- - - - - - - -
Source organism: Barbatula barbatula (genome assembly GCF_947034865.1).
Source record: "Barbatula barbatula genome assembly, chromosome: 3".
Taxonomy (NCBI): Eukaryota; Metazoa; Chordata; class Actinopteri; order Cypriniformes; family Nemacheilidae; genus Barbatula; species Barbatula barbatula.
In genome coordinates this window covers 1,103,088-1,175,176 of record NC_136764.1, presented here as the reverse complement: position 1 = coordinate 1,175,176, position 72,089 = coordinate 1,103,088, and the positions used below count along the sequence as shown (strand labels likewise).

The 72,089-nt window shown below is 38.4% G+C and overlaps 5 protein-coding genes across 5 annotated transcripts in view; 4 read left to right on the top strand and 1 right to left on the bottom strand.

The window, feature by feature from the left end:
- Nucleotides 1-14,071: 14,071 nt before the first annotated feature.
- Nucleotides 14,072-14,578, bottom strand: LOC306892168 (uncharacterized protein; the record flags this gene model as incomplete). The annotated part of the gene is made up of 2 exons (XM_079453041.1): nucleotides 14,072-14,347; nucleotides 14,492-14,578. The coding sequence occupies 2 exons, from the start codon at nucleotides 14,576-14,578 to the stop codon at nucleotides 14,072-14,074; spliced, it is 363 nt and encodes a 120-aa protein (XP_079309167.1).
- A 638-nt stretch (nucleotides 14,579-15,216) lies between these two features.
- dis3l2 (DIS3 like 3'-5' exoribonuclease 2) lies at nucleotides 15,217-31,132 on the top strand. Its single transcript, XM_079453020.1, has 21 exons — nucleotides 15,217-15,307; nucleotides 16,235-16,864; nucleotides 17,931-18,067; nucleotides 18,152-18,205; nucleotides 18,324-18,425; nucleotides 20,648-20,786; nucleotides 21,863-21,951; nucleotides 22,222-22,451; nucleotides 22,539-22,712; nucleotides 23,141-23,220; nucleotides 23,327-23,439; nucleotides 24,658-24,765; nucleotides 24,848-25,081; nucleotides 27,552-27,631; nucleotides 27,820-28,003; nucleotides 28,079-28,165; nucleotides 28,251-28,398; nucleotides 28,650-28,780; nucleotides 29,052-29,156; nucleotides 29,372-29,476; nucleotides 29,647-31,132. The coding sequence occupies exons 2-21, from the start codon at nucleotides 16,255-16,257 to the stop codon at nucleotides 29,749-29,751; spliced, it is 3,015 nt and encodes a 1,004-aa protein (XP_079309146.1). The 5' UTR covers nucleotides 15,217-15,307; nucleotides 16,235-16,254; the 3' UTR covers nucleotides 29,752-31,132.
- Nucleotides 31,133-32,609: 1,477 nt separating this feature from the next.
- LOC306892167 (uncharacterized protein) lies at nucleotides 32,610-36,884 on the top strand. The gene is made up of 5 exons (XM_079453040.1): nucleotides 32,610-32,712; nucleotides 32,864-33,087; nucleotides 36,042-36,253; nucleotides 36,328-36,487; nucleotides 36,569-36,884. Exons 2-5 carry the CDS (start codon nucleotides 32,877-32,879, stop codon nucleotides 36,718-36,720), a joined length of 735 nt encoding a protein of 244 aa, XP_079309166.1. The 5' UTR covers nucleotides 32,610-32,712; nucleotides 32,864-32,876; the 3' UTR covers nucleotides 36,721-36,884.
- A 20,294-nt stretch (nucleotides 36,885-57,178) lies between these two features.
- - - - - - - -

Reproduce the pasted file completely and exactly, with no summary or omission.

Source organism: Barbatula barbatula (genome assembly GCF_947034865.1).
Source record: "Barbatula barbatula genome assembly, chromosome: 3".
Taxonomy (NCBI): Eukaryota; Metazoa; Chordata; class Actinopteri; order Cypriniformes; family Nemacheilidae; genus Barbatula; species Barbatula barbatula.
In genome coordinates this window covers 1,103,088-1,175,176 of record NC_136764.1, presented here as the reverse complement: position 1 = coordinate 1,175,176, position 72,089 = coordinate 1,103,088, and the positions used below count along the sequence as shown (strand labels likewise).

The 72,089-nt window shown below is 38.4% G+C and overlaps 5 protein-coding genes across 5 annotated transcripts in view; 4 read left to right on the top strand and 1 right to left on the bottom strand.

The window, feature by feature from the left end:
- Nucleotides 1-14,071: 14,071 nt before the first annotated feature.
- Nucleotides 14,072-14,578, bottom strand: LOC306892168 (uncharacterized protein; the record flags this gene model as incomplete). The annotated part of the gene is made up of 2 exons (XM_079453041.1): nucleotides 14,072-14,347; nucleotides 14,492-14,578. The coding sequence occupies 2 exons, from the start codon at nucleotides 14,576-14,578 to the stop codon at nucleotides 14,072-14,074; spliced, it is 363 nt and encodes a 120-aa protein (XP_079309167.1).
- A 638-nt stretch (nucleotides 14,579-15,216) lies between these two features.
- dis3l2 (DIS3 like 3'-5' exoribonuclease 2) lies at nucleotides 15,217-31,132 on the top strand. Its single transcript, XM_079453020.1, has 21 exons — nucleotides 15,217-15,307; nucleotides 16,235-16,864; nucleotides 17,931-18,067; nucleotides 18,152-18,205; nucleotides 18,324-18,425; nucleotides 20,648-20,786; nucleotides 21,863-21,951; nucleotides 22,222-22,451; nucleotides 22,539-22,712; nucleotides 23,141-23,220; nucleotides 23,327-23,439; nucleotides 24,658-24,765; nucleotides 24,848-25,081; nucleotides 27,552-27,631; nucleotides 27,820-28,003; nucleotides 28,079-28,165; nucleotides 28,251-28,398; nucleotides 28,650-28,780; nucleotides 29,052-29,156; nucleotides 29,372-29,476; nucleotides 29,647-31,132. The coding sequence occupies exons 2-21, from the start codon at nucleotides 16,255-16,257 to the stop codon at nucleotides 29,749-29,751; spliced, it is 3,015 nt and encodes a 1,004-aa protein (XP_079309146.1). The 5' UTR covers nucleotides 15,217-15,307; nucleotides 16,235-16,254; the 3' UTR covers nucleotides 29,752-31,132.
- Nucleotides 31,133-32,609: 1,477 nt separating this feature from the next.
- LOC306892167 (uncharacterized protein) lies at nucleotides 32,610-36,884 on the top strand. The gene is made up of 5 exons (XM_079453040.1): nucleotides 32,610-32,712; nucleotides 32,864-33,087; nucleotides 36,042-36,253; nucleotides 36,328-36,487; nucleotides 36,569-36,884. Exons 2-5 carry the CDS (start codon nucleotides 32,877-32,879, stop codon nucleotides 36,718-36,720), a joined length of 735 nt encoding a protein of 244 aa, XP_079309166.1. The 5' UTR covers nucleotides 32,610-32,712; nucleotides 32,864-32,876; the 3' UTR covers nucleotides 36,721-36,884.
- A 20,294-nt stretch (nucleotides 36,885-57,178) lies between these two features.